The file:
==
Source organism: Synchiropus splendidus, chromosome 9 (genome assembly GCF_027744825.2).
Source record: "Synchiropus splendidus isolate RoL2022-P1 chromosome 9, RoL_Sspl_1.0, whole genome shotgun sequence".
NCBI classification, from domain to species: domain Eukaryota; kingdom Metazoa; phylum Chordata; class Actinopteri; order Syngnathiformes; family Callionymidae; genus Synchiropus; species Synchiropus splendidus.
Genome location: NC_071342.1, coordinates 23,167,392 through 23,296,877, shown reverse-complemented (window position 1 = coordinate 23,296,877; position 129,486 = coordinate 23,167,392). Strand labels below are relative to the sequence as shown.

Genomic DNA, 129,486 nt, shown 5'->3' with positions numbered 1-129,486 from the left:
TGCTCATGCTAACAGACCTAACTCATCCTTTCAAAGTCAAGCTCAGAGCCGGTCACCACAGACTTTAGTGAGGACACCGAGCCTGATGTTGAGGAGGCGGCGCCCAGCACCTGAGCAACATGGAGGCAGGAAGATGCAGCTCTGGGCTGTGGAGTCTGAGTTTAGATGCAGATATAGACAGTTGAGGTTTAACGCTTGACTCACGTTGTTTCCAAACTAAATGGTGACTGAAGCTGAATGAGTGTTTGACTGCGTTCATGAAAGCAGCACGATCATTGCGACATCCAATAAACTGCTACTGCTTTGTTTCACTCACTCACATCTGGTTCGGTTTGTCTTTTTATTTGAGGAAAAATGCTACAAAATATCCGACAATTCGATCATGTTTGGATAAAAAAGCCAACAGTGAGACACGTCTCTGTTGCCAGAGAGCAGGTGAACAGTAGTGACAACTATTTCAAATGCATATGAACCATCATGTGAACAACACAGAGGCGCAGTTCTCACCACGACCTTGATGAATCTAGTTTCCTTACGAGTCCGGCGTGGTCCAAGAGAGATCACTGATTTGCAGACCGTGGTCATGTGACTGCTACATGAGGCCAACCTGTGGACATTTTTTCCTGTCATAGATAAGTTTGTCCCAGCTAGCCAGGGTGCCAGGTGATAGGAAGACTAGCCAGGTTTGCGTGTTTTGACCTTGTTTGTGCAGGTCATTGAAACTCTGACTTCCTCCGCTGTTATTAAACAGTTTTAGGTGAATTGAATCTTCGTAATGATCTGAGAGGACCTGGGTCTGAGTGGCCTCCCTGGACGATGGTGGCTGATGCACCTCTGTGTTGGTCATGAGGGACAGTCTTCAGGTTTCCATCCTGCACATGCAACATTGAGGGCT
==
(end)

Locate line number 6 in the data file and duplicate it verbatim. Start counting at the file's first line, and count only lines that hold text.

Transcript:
TGCTCATGCTAACAGACCTAACTCATCCTTTCAAAGTCAAGCTCAGAGCCGGTCACCACAGACTTTAGTGAGGACACCGAGCCTGATGTTGAGGAGGCGGCGCCCAGCACCTGAGCAACATGGAGGCAGGAAGATGCAGCTCTGGGCTGTGGAGTCTGAGTTTAGATGCAGATATAGACAGTTGAGGTTTAACGCTTGACTCACGTTGTTTCCAAACTAAATGGTGACTGAAGCTGAATGAGTGTTTGACTGCGTTCATGAAAGCAGCACGATCATTGCGACATCCAATAAACTGCTACTGCTTTGTTTCACTCACTCACATCTGGTTCGGTTTGTCTTTTTATTTGAGGAAAAATGCTACAAAATATCCGACAATTCGATCATGTTTGGATAAAAAAGCCAACAGTGAGACACGTCTCTGTTGCCAGAGAGCAGGTGAACAGTAGTGACAACTATTTCAAATGCATATGAACCATCATGTGAACAACACAGAGGCGCAGTTCTCACCACGACCTTGATGAATCTAGTTTCCTTACGAGTCCGGCGTGGTCCAAGAGAGATCACTGATTTGCAGACCGTGGTCATGTGACTGCTACATGAGGCCAACCTGTGGACATTTTTTCCTGTCATAGATAAGTTTGTCCCAGCTAGCCAGGGTGCCAGGTGATAGGAAGACTAGCCAGGTTTGCGTGTTTTGACCTTGTTTGTGCAGGTCATTGAAACTCTGACTTCCTCCGCTGTTATTAAACAGTTTTAGGTGAATTGAATCTTCGTAATGATCTGAGAGGACCTGGGTCTGAGTGGCCTCCCTGGACGATGGTGGCTGATGCACCTCTGTGTTGGTCATGAGGGACAGTCTTCAGGTTTCCATCCTGCACATGCAACATTGAGGGCT